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The Personal Defence Weapon ~ Part1

Richard Brown takes a retrospective look at one of the great military firearms enigmas, the Personal Defence Weapon or PDW.


The Personal Defence Weapon is an oft-maligned small arm equally loved and hated by operators. Despite being conceived officially by NATO in the late 1980s, in professional small arms circles today there is still heated debate whether the PDW effectively fills that utopian genre of the one-stop-shop weapon, or is it a tactical anachronism destined to fall into obscurity like the caseless bullet?

To fully assess the concept, development and manufacture of the PDW it is important to try to establish what is a Personal Defence Weapon. I emphasise the word try as there is no clear technical definition for this firearms genre.

I was working in the front line for Heckler & Koch when the 4.6mm MP7 was introduced and when it was officially labelled a PDW there were actually no guidelines as to what this designation meant. Bear in mind that the only other PDW H&K had was the 1970s 9mm MP5K-PDW, which was a standard MP5K with a threaded barrel, 0-1-3-FA trigger unit and a new, more robust, folding buttstock.

9mm MP5K-PDW on the range [© Richard Brown]

This was a fine weapon, possibly the best MP5 of all time (taking account of the limitations of the very short barrel). Note in the image below barrel is no longer than a standard MP5K. The threaded barrel is being utilised for a flash hider. The crown of the barrel is just above the laser.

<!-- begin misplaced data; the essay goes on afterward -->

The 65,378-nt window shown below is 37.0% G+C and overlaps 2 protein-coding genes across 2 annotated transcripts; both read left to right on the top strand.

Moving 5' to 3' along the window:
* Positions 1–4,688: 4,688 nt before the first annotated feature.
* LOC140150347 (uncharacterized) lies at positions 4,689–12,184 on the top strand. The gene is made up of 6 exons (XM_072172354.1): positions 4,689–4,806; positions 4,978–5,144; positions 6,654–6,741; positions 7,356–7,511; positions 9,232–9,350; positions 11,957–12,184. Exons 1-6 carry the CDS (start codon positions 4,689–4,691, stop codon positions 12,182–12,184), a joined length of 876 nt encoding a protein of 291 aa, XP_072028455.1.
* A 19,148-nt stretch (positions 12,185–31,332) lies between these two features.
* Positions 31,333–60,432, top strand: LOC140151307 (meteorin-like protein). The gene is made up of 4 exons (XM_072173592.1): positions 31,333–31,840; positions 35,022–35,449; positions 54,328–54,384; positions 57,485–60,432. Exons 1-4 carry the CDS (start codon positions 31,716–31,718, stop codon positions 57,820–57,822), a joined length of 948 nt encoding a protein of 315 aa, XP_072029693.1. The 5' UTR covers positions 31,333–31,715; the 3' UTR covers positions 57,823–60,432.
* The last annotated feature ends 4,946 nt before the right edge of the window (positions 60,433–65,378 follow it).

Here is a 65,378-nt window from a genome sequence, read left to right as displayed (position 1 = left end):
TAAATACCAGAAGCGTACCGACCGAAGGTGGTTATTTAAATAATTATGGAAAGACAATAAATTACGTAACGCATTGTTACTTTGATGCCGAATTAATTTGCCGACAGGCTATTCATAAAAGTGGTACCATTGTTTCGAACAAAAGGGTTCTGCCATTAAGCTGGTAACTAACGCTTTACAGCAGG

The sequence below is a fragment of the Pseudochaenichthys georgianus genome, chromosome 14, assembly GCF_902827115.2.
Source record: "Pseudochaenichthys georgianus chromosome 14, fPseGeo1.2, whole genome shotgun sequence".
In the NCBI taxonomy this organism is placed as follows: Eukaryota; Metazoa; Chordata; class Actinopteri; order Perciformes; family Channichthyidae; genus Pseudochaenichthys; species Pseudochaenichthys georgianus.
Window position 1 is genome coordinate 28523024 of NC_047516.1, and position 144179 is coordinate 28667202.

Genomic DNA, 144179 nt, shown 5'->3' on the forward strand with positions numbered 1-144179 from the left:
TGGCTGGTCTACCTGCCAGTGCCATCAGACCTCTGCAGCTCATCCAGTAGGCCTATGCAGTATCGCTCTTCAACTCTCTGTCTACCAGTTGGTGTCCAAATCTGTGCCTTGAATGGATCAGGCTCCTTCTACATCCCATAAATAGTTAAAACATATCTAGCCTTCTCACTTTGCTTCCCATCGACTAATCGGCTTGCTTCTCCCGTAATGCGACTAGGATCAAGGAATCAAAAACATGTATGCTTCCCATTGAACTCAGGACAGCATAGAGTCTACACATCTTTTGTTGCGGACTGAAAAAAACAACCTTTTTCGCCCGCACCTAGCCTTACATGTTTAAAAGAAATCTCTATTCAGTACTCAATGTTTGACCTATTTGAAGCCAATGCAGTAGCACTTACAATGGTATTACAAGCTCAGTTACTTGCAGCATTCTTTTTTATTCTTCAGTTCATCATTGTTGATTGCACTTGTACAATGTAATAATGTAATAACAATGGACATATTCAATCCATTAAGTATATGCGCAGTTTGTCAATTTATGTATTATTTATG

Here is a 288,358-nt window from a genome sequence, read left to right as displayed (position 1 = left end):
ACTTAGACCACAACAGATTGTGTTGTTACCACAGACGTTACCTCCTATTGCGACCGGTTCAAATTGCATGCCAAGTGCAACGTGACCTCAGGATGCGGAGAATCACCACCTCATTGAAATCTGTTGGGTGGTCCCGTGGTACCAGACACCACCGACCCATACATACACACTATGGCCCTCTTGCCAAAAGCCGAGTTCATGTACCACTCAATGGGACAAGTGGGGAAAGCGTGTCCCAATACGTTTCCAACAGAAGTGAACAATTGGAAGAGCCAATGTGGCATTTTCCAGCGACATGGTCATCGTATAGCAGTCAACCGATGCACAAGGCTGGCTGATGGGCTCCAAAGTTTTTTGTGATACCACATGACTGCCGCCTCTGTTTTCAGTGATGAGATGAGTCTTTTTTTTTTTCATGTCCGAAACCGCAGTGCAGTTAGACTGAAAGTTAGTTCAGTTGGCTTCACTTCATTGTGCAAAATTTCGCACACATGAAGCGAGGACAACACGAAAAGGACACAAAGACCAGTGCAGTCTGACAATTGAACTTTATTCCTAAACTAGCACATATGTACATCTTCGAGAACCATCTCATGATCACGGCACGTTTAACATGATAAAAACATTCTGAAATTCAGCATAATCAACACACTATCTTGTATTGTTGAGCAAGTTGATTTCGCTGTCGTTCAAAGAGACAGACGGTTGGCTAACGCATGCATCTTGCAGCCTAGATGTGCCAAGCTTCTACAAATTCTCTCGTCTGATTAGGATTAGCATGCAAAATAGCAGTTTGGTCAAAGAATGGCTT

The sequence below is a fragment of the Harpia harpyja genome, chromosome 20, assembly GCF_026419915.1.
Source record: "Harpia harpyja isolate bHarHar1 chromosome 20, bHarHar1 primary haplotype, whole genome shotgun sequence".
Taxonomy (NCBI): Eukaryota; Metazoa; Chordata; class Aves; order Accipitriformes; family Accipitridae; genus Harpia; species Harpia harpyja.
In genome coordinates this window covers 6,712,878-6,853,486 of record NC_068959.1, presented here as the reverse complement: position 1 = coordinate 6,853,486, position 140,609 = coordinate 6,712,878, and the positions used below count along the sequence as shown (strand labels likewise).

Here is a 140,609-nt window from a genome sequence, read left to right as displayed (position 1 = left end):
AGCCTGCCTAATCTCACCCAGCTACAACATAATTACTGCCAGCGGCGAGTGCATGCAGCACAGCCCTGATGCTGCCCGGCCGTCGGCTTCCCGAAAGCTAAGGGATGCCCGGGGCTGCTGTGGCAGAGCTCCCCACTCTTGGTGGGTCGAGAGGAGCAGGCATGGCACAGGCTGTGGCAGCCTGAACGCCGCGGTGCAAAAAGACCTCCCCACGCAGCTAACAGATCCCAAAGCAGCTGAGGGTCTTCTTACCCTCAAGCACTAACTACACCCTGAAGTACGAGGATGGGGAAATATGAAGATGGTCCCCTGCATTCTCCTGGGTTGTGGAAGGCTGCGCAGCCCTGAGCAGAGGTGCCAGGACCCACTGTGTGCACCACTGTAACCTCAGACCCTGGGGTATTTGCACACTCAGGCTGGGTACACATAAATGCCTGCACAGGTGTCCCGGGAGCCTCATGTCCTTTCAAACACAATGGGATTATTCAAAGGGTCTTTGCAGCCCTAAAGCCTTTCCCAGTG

To this day, I challenge operators to find a better CQB 9mm SMG…..note I use the term SMG now! For in my opinion, and that of most operators, the MP5K-PDW is an SMG. By definition, a sub-machine gun is a compact, sustained fire capable, platform which shoots a pistol cartridge. Just like other SMGs such as the Uzi, STEN, Thompson, Sterling or Ingram. Anything else, even a current tiny 7 inch 5.56mm, is therefore a rifle, as it fires a rifle cartridge.

So, what is a PDW?
From a modern perspective the term does not appear until the end of the Cold War but the premise of the weapon platform did exist in World War II in the form of the .30 M1 Carbine used by US Forces. Conscious that the venerable .30-06 M1 Garand was a big heavy weapon and that the .45ACP Thompson lacked long range capability (and was very heavy) the M1 Carbine was introduced as a lighter troop weapon offering reasonable muzzle energy and range with high shot capability.

Thompson .45ACP round (left) next to .30 M1 Carbine round [© Richard Brown]

The M1 Carbine shot a new .30 calibre round (7.62x33mm) which delivered approximated twice the energy of the .45 but three times less energy than the Garand. It is an excellent weapon to shoot being almost recoilless, very light at only 2.4kg, and offers good accuracy out to 200 metres. Ballistically, the new .30 round loses effectiveness beyond 200m but the weapon was designed for close operations, support use and Paratrooper carry in a folding version.

With a small, light 15-round magazine the operator had the ability to carry many magazines without too much added weight. More relevant to this analysis, the M1 Carbine is arguably the world’s first operational PDW. It fires an unique round, had more power than any pistol or SMG of the era and is much lighter and easier to use than a battle rifle. A great weapon which saw reliable service well into the 1960s.

M1 Carbine (top) and Thompson Submachine Gun [© Richard Brown]